Late last month, an agreement was reached between the Syrian regime and some non-state armed groups covering the towns of Madaya and Zabadani, besieged by the Syrian regime and its allies, and Fuaa and Kefraya, two towns besieged by these non-state armed groups.

Last week civilians from the so-called “Four Towns” lined up to board buses intended to evacuate them to Idlib and Homs. Not long after they got underway, buses carrying around 5,0000 evacuees from Foah and Kafrayya were hit by a bomb that killed more than 100 civilians and injured 275, including five paramedics. 

The attack on the convoy happened at A-lRashdeen checkpoint where residents from Madaya were also awaiting the arrival of their relatives. Civilian casualties were from all four towns.

Thousands of Madaya residents, and their counterparts in Zabadani, are still going to be evacuated from their homes. But they are now headed to a destination that may be worse than what they are leaving behind--.a town that was not starved to death, but is only a few kilometers from the town of Khan Skeikhoun where more than 80 people were killed with gas containing the nerve poison sarin.

The U.S. bombing of an Assad air base in retaliation for that attack has done nothing to change the monstrous strategy of besiegement that now includes the forcible displacement of those on the verge of mass starvation.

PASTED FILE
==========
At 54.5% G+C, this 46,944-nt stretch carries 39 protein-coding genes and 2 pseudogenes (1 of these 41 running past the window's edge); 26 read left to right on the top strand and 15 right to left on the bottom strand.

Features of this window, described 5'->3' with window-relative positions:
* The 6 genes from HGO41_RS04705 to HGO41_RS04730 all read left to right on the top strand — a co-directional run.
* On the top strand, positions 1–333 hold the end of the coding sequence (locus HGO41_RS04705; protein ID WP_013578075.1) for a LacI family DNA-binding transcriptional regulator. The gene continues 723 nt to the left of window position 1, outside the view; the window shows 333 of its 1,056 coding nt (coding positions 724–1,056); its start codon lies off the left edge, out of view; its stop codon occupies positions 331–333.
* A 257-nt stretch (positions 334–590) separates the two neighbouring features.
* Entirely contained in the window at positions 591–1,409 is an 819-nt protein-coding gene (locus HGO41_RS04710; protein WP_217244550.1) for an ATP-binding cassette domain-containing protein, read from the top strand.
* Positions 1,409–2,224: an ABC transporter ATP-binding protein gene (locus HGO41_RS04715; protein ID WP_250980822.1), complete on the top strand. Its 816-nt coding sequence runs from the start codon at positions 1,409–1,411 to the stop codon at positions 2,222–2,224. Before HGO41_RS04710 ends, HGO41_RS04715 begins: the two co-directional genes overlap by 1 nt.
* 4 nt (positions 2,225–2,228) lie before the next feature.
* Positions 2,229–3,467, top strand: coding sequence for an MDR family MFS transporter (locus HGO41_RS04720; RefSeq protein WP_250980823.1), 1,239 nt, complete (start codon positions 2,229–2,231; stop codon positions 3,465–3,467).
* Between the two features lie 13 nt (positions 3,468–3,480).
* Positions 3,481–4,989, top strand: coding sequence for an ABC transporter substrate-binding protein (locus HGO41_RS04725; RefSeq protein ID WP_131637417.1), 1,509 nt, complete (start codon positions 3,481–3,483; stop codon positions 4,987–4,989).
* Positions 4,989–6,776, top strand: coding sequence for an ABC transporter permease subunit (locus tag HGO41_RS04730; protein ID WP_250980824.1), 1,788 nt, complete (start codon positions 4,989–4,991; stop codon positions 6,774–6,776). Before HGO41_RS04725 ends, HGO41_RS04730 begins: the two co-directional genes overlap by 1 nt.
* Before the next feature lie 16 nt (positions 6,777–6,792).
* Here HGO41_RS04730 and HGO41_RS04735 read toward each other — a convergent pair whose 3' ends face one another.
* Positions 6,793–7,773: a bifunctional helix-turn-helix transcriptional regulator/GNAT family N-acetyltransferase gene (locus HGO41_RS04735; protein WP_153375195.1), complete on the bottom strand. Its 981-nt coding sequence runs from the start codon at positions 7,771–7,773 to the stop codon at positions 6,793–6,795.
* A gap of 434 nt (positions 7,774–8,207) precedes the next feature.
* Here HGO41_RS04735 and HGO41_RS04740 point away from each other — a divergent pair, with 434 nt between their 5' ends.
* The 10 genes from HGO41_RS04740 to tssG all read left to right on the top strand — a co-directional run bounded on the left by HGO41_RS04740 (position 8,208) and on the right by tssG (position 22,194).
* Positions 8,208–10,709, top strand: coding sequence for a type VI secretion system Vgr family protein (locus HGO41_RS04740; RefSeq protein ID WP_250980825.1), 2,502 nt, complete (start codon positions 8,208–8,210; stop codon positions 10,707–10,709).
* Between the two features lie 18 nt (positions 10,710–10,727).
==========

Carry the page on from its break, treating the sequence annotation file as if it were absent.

”The use of starvation as a weapon in Syria is a war crime," then-U.N. Secretary-General Ban Ki-moon said in January 2016, after a limited number of U.N. convoys arrived in Syrian towns to deliver token amounts of food to malnourished residents.

Later that year, at the World Humanitarian Summit in Istanbul, I presented then-Secretary General Ban with a list of names of the first 100,000 victims of the war in Syria, and told him that victims wanted accountability for these heinous crimes against humanity. 

He made it clear that in 2015 he attempted on a numerous occasions to advance these files to the International Criminal Court, but his efforts were aborted by the dysfunctionality of U.N. Security Council.

The crimes continue.

Residents of Madaya, like those in its sister cities of Daraia, Mouadamia, Homs, and Aleppo, know that nobody is willing to save them—and it appears that nobody is willing to protect humanitarian laws.

No crime should go unaccounted for. The next U.N. resolution should, at a minimum, refer Syria’s case to the International Criminal Court.

More passiveness from the international community will only lead to one thing: the continued suffering of the Syrian people. It's time for the world to take a stand once and for all.

Dr. Ahmad Tarakji, a cardio-thoracic surgeon in California, and former clinical assistant professor at Stanford University, is the President of the Syrian American Medical Society (SAMS), a non-profit, non-political professional and medical relief organization that provides assistance to Syrians.